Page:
Worker protection agencies need more funding to enforce labor laws and protect workers

by nyljaouadi1
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The COVID-19 pandemic has exacerbated the widespread dangers and injustices that workers face every day. For too long, workers have been forced to work in unsafe conditions, suffered from excessive wage theft, and been subjected to discrimination and harassment. While laws aimed at deterring these workplace abuses already exist, enforcement efforts have been woefully insufficient because the agencies tasked with protecting workers are chronically under-resourced. As Congress and the Biden administration work on budget spending and COVID-19 recovery legislation, there is an urgent opportunity to correct these inadequacies in our labor law system and boost funding for enforcement agencies.

The Department of Labor (DOL) and the National Labor Relations Board (NLRB) enforce major worker protection laws, including the Fair Labor Standards Act, the Occupational Safety and Health Act, and the National Labor Relations Act. These statutes guarantee U.S. workers a minimum wage, a safe and healthy workplace, and the right to collective bargaining, respectively, but weak enforcement has led to pervasive and repeated violations of these laws. Despite inflation, a growing workforce, and increasingly complex workplaces, funding for agencies like the Wage and Hour Division (WHD), Occupational Safety and Health Administration (OSHA), and the NLRB has largely remained stagnant over the last decade, as shown in Figure A.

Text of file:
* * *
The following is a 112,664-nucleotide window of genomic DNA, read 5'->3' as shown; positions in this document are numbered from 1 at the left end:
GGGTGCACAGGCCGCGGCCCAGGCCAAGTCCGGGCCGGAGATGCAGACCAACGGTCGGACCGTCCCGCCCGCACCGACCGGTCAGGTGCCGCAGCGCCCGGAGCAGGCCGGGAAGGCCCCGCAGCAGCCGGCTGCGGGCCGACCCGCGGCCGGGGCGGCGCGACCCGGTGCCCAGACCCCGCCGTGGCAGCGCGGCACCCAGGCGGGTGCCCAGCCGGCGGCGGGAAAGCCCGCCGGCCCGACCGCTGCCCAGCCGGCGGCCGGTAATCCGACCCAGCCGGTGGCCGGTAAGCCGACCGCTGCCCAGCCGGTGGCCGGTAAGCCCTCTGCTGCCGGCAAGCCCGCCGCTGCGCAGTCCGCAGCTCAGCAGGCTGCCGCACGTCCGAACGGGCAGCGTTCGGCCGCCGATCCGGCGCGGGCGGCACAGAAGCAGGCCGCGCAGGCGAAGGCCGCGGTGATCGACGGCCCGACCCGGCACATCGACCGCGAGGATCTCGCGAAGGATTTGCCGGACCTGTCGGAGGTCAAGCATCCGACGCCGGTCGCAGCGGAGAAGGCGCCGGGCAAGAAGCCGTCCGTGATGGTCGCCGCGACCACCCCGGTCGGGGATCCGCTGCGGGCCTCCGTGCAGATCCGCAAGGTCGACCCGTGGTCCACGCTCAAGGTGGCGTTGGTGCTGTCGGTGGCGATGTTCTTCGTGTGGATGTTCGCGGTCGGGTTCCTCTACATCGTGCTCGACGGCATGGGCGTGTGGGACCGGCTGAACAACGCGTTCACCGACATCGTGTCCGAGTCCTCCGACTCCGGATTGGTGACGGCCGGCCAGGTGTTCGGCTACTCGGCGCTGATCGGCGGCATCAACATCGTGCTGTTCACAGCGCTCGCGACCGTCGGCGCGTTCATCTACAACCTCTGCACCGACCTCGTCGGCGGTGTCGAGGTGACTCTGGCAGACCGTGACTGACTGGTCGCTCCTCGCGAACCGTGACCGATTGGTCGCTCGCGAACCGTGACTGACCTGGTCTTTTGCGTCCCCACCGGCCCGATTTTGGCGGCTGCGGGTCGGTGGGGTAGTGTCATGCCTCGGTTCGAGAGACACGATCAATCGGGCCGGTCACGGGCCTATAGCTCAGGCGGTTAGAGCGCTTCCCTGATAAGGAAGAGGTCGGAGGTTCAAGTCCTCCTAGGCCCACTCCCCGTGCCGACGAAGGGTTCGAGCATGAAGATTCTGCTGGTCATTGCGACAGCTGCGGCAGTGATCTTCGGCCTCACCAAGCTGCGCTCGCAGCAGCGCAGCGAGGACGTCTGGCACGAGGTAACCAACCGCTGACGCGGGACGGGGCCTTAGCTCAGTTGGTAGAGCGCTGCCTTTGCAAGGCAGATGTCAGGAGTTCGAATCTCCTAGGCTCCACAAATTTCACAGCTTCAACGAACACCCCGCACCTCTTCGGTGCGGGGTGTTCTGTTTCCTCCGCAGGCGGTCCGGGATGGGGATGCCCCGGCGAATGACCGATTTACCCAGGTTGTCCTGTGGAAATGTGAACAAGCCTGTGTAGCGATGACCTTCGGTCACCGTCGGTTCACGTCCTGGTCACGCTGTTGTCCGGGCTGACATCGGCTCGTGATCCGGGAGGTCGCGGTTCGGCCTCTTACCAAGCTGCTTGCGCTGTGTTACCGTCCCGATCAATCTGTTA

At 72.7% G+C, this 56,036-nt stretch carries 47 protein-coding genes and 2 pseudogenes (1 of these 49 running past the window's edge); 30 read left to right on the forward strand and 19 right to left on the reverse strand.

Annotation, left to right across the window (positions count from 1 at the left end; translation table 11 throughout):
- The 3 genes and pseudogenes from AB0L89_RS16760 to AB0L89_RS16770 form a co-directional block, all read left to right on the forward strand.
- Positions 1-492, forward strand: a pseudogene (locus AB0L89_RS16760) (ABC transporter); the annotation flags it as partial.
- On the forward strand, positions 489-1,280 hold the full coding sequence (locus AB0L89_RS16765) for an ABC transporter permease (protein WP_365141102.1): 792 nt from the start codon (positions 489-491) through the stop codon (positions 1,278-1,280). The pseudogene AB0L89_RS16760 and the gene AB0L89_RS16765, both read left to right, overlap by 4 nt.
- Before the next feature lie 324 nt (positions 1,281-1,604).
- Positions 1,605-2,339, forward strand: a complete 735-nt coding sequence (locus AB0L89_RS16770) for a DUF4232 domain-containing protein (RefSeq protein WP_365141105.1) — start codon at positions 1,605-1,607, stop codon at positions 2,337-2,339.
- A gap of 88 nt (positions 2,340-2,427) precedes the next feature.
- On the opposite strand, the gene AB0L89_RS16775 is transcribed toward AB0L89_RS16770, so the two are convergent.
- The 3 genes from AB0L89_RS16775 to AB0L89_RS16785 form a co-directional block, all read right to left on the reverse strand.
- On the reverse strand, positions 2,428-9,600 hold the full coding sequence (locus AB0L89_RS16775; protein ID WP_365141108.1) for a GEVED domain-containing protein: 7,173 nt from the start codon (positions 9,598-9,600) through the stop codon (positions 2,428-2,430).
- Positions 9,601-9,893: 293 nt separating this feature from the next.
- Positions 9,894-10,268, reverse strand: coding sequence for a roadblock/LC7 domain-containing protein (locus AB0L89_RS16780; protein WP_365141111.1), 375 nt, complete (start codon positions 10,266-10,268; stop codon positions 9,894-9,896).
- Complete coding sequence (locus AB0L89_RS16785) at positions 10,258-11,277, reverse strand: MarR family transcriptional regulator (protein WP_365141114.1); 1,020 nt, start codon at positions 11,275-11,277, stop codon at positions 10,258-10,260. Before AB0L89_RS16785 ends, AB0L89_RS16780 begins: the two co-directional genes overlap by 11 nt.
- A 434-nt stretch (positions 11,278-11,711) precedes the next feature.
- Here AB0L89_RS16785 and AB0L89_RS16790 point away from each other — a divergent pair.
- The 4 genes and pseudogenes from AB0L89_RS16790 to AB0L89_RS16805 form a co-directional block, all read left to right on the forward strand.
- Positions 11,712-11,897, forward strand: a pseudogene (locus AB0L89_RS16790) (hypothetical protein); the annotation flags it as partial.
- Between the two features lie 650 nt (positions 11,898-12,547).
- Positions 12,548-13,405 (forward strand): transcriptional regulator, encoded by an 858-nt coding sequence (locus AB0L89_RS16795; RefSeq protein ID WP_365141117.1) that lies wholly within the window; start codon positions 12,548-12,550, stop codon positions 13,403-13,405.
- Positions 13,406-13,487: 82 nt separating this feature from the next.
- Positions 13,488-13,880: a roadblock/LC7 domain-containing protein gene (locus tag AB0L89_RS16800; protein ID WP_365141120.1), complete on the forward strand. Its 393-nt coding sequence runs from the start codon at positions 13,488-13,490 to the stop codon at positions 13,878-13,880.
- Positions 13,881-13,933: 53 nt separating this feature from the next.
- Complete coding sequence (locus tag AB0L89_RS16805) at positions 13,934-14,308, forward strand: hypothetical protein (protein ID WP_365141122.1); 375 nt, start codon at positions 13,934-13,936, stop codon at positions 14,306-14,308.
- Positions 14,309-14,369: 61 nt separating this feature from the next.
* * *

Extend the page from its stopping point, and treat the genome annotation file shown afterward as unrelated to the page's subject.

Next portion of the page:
Funding for worker protection agencies, fiscal years 2006–2021 (in thousands)

Fiscal Years Wage and Hour Division Occupational Safety and Health Administration National Labor Relations Board
2006 165,685 472,427 249,745
2007 173,185 486,925 251,507
2008 175,658 486,000 251,762
2009 193,092 513,042 262,595
2010 227,606 558,620 283,400
2011 227,606 558,620 282,800
2012 227,491 564,788 278,306
2013 227,061 535,246 263,748
2014 224,330 552,247 274,224
2015 227,500 552,787 274,224
2016 227,500 552,787 274,224
2017 227,500 552,787 274,224
2018 227,500 552,787 274,224
2019 229,000 557,233 274,224
2020 242,000 581,233 274,224
2021 246,000 591,233 274,224
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